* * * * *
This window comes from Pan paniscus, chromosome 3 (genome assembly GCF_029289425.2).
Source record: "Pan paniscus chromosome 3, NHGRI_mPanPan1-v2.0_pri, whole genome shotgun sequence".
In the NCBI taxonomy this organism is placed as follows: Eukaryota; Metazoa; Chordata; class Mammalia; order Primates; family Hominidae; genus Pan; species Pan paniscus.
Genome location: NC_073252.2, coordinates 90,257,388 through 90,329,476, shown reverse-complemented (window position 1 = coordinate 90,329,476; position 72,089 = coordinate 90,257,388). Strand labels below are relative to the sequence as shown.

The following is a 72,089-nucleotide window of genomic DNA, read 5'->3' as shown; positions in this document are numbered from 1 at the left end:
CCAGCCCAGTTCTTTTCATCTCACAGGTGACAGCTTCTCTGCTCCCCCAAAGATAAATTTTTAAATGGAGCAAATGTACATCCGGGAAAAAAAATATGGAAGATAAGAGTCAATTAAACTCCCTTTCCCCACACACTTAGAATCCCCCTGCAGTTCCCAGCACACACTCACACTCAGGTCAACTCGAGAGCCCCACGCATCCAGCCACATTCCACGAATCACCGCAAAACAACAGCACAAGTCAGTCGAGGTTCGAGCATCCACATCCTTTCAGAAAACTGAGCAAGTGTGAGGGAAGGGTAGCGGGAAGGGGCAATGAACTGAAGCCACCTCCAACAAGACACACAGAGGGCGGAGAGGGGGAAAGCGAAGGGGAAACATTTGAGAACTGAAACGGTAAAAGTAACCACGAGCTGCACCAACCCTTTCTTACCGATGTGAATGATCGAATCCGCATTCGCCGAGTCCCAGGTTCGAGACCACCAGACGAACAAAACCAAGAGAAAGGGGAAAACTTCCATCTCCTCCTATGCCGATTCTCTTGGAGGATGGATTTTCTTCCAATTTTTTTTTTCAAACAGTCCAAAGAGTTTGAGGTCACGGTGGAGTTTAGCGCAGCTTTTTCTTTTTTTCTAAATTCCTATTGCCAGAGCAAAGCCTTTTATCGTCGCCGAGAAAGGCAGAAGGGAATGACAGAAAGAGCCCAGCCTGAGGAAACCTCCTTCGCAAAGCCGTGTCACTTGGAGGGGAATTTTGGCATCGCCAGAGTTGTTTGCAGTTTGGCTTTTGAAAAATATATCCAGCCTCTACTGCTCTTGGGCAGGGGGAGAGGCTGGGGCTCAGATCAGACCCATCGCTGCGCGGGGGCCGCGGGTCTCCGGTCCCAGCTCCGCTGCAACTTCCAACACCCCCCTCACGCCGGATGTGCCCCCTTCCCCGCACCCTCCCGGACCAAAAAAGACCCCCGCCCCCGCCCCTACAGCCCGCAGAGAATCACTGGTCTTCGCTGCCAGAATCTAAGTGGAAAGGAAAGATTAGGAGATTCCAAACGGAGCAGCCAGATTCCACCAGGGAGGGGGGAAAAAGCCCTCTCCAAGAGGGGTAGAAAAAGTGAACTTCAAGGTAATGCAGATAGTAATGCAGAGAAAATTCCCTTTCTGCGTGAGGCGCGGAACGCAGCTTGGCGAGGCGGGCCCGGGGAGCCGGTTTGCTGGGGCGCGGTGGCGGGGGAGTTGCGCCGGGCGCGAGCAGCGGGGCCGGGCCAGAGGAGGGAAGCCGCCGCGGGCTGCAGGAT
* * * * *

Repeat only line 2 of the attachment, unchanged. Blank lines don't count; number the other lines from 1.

Source record: "Pan paniscus chromosome 3, NHGRI_mPanPan1-v2.0_pri, whole genome shotgun sequence".